Wednesday, January 18, 2006

Busting Vegas

I don't read a lot of books. I've never been much of a reader. I don't really know why, I'm a slow reader and I just find it hard to get in to fiction. When I do read it's certainly non-fiction and tends to be more of the 'true crime' or 'amazing human feats' type book. A real life story like that of Sir Edmund Hillary conquering Everest, Frank Abagnale Jr. in "Catch Me if You Can" or the Uruguayan rugby team stranded in the Andes in "Alive" is what I can really get involved with. I think it's because I find real life to be more dramatic than fiction. Sure, it takes talent to write good fiction and to make up a story that's believable. But, to me, that just can't compare with what real people go through and survive.

Last week I read "Busting Vegas", in one and a half days. I just ate it up. This is the story of Semyon Dukach, an MIT student, who, under the guidance of a professor and as part of a team of freaky smart geniuses, discover that there is a science behind blackjack. And then they go to Vegas and other casinos world wide make the most of their systems. While the author takes some liberties with reality, to spice up the story, the truth behind the systems remains. It would be hard to make a story as fascinating as this one. Not that I think gambling is how I'm going to earn my fortune (although Semyon does make a compelling argument about the fact that it's not really gambling if you know what the result is going to be...), but it's hard to deny how exciting this story is.

This goes on my "Read it now!" list.

Monday, January 16, 2006

Outsmarted - Updated

What does it mean when your 19 month old daughter shows you who's boss?

Round 1:

Darcy was done her bath, but she likes to splash around before we take her out, so she was splishing and splashing away. We told her that it was time to get out, but she told us, "No," and kept splashing. So I pulled the plug to see if the empty tub would convince her that it was actually time go get out. She didn't seem to notice at first. Then, with about a quarter of the water left, she just reached up and took the plug and put it back in the drain. She didn't even hesitate, it was like she'd done that a million times before. Sue burst out laughing. I was slightly less impressed. That girl is one little monkey.


Round 2:

As Sue commented, Darcy outsmarted me once again last night. This time, thinking I was smarter than a 19 month old child, I hid the plug and she took her toy froggie and jammed it into the drain, stopping the water to a slight trickle. Darcy 2, Daddy 0.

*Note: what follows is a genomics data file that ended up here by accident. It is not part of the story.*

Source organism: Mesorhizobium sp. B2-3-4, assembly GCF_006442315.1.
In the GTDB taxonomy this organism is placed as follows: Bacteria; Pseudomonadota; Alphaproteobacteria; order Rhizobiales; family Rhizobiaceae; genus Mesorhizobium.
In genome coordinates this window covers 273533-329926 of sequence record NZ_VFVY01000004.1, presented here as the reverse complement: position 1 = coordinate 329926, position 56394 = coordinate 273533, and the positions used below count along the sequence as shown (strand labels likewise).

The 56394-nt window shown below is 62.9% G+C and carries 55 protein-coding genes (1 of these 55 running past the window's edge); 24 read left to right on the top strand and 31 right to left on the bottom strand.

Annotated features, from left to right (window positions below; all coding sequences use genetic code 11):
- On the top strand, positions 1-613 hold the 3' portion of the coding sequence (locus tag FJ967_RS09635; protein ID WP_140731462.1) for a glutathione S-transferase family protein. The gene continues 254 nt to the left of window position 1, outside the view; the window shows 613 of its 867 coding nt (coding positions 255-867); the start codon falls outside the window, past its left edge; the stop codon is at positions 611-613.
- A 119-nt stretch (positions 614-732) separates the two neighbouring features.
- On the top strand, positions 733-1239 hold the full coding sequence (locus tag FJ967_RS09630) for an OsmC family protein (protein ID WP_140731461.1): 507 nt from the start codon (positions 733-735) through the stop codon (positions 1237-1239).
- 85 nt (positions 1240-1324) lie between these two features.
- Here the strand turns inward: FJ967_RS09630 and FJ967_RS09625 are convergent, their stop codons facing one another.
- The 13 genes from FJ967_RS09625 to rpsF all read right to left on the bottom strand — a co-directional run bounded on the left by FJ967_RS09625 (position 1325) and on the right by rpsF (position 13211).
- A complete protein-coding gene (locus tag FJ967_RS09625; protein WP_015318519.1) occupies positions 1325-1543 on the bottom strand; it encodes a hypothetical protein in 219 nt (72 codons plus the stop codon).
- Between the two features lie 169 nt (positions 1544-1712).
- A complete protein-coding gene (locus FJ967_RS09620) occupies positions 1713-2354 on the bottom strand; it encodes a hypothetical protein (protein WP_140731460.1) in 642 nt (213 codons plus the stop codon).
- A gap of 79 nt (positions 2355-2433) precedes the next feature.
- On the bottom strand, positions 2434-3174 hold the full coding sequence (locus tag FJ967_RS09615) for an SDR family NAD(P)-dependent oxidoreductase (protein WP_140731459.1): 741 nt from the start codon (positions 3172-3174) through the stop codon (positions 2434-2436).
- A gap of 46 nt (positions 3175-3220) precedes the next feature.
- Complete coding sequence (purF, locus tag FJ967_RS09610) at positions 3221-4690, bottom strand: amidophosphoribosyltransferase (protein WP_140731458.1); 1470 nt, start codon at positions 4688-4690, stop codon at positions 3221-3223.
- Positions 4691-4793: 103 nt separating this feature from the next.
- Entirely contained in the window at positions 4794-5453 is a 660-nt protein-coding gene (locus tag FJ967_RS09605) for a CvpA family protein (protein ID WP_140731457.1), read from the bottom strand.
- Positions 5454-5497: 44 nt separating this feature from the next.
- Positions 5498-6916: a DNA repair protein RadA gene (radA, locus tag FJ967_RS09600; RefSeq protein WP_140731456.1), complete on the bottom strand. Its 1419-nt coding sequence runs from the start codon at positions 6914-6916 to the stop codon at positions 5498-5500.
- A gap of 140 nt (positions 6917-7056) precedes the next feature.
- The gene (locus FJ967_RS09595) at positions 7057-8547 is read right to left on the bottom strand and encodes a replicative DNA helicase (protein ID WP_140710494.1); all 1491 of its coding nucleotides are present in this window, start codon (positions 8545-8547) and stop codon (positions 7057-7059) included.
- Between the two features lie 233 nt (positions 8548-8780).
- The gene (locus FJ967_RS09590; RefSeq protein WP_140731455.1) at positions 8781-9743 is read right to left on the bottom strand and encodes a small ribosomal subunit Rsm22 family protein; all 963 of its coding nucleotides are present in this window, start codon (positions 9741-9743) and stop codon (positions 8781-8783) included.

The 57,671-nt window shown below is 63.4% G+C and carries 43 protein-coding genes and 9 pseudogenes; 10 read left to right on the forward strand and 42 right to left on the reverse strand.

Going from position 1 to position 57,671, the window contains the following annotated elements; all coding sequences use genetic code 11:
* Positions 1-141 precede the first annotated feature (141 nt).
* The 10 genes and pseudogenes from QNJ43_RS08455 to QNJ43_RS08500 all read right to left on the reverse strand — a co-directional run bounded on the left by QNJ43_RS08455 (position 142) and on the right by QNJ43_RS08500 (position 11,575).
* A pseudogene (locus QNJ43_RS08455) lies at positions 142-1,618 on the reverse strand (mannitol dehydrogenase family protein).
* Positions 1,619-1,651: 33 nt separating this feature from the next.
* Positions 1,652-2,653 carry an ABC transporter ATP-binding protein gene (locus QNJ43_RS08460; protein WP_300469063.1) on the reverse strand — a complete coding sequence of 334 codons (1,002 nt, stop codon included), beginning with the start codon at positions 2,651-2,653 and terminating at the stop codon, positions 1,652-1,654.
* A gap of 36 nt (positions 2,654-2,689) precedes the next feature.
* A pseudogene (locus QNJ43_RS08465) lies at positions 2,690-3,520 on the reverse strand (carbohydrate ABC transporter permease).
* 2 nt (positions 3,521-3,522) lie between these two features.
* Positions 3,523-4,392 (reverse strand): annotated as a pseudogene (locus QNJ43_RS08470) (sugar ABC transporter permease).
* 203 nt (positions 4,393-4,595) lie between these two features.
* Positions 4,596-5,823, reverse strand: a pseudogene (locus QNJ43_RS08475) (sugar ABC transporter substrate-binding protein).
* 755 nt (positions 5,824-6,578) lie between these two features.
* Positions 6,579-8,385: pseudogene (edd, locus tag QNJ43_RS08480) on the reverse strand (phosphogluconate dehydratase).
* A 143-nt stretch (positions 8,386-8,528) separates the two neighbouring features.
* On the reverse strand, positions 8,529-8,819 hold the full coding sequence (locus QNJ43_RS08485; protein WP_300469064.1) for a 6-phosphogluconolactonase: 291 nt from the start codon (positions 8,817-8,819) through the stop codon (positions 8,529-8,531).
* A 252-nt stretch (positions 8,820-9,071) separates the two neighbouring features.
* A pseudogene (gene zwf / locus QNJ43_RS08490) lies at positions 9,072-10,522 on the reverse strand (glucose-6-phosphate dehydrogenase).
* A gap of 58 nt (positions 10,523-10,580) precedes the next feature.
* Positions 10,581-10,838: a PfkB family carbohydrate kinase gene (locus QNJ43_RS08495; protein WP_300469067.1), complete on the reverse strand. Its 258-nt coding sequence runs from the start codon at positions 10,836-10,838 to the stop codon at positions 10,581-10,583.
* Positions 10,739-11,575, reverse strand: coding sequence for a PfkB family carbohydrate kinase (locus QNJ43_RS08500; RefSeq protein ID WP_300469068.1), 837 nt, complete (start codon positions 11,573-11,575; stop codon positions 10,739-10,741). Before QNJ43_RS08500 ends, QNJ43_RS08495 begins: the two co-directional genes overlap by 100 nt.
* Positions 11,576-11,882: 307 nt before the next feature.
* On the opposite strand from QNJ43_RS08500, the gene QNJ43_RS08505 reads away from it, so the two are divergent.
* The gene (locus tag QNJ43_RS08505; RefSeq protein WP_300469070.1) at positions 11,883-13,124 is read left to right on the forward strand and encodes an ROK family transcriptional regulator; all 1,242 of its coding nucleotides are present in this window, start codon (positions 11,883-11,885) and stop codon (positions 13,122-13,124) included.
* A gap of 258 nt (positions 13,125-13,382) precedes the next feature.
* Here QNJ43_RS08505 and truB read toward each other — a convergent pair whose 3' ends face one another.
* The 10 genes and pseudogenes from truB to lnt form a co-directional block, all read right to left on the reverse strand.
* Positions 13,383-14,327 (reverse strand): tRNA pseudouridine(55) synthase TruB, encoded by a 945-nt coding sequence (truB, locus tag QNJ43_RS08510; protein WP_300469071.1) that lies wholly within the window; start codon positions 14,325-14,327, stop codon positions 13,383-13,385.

Sunday, January 15, 2006

It's funny because it's true.

This sign is posted along a main street here in Windsor. It's perfect. If you have trouble reading it, it says, "Politicians and diapers both need to be changed and for the same reason."


Tuesday, January 10, 2006


Some people say that a sprain is worse than a broken bone. I wouldn't know, because I've never broken a bone. But twelve years ago I sprained my left ankle. It was brutal, it was during a phys. ed class, I was jumping and landed on someone else's foot. I can still remember my ankle bone touching the floor, from about six inches up. The exact sound was C R A C K ! Within minutes it was yellow and as big as a grapefruit. I went through physiotherapy, twice a week, for at least six weeks. Even after that I had trouble for a long time. Still to this day it stiffens up and cracks a dozen times a day.

Tonight, while almost half way into my 6.5 km run home, I stepped on a rock and turned my left ankle. It cracked, I screamed. Then I hobbled to a fence and screamed again; mostly because I immediately knew how serious this could be. This is the big disadvantage about running home, there's no short route if I don't think I can make it. But the pain wasn't fierce at all, so I gingerly kept going. I did run the whole way, but I definitely sprained my ankle again. It's not nearly as severe as it was, but I'll have to take at least a week off. That's the most frustrating part. I've got myself up over 20 km a week and now I'm going to have to rebuild. Argh.